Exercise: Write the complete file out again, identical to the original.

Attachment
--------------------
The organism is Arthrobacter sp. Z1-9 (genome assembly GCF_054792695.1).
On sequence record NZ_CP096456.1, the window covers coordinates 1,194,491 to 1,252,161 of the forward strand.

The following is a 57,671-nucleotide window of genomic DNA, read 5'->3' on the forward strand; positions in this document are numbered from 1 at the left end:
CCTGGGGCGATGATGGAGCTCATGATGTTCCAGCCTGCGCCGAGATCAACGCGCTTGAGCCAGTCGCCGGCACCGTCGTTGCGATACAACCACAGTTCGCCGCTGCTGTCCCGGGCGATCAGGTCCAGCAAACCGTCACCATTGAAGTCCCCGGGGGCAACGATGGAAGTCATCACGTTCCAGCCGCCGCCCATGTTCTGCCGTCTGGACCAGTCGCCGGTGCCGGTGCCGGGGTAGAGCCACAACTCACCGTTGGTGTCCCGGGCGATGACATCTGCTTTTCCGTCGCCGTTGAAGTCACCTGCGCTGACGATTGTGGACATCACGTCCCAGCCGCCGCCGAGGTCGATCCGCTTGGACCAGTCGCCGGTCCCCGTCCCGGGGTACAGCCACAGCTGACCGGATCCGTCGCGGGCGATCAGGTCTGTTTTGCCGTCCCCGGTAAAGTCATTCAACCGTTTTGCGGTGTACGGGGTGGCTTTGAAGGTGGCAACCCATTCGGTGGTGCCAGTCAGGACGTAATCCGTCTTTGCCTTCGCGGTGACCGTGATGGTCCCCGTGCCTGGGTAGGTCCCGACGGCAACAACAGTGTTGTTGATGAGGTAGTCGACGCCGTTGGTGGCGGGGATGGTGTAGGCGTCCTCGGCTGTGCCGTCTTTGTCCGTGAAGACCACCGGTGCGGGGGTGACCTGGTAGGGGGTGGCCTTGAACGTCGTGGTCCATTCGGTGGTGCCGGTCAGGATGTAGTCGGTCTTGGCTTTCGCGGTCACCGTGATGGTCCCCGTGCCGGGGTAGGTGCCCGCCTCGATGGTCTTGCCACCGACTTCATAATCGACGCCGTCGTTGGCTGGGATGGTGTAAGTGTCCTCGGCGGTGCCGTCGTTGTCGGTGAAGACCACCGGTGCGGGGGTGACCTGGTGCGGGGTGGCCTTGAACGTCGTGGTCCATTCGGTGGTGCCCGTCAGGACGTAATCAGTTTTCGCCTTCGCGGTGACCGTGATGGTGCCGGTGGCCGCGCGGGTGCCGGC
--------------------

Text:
The organism is Arthrobacter sp. Z1-9 (genome assembly GCF_054792695.1).
On sequence record NZ_CP096456.1, the window covers coordinates 1,194,491 to 1,252,161 of the forward strand.

The following is a 57,671-nucleotide window of genomic DNA, read 5'->3' on the forward strand; positions in this document are numbered from 1 at the left end:
CCTGGGGCGATGATGGAGCTCATGATGTTCCAGCCTGCGCCGAGATCAACGCGCTTGAGCCAGTCGCCGGCACCGTCGTTGCGATACAACCACAGTTCGCCGCTGCTGTCCCGGGCGATCAGGTCCAGCAAACCGTCACCATTGAAGTCCCCGGGGGCAACGATGGAAGTCATCACGTTCCAGCCGCCGCCCATGTTCTGCCGTCTGGACCAGTCGCCGGTGCCGGTGCCGGGGTAGAGCCACAACTCACCGTTGGTGTCCCGGGCGATGACATCTGCTTTTCCGTCGCCGTTGAAGTCACCTGCGCTGACGATTGTGGACATCACGTCCCAGCCGCCGCCGAGGTCGATCCGCTTGGACCAGTCGCCGGTCCCCGTCCCGGGGTACAGCCACAGCTGACCGGATCCGTCGCGGGCGATCAGGTCTGTTTTGCCGTCCCCGGTAAAGTCATTCAACCGTTTTGCGGTGTACGGGGTGGCTTTGAAGGTGGCAACCCATTCGGTGGTGCCAGTCAGGACGTAATCCGTCTTTGCCTTCGCGGTGACCGTGATGGTCCCCGTGCCTGGGTAGGTCCCGACGGCAACAACAGTGTTGTTGATGAGGTAGTCGACGCCGTTGGTGGCGGGGATGGTGTAGGCGTCCTCGGCTGTGCCGTCTTTGTCCGTGAAGACCACCGGTGCGGGGGTGACCTGGTAGGGGGTGGCCTTGAACGTCGTGGTCCATTCGGTGGTGCCGGTCAGGATGTAGTCGGTCTTGGCTTTCGCGGTCACCGTGATGGTCCCCGTGCCGGGGTAGGTGCCCGCCTCGATGGTCTTGCCACCGACTTCATAATCGACGCCGTCGTTGGCTGGGATGGTGTAAGTGTCCTCGGCGGTGCCGTCGTTGTCGGTGAAGACCACCGGTGCGGGGGTGACCTGGTGCGGGGTGGCCTTGAACGTCGTGGTCCATTCGGTGGTGCCCGTCAGGACGTAATCAGTTTTCGCCTTCGCGGTGACCGTGATGGTGCCGGTGGCCGCGCGGGTGCCGGC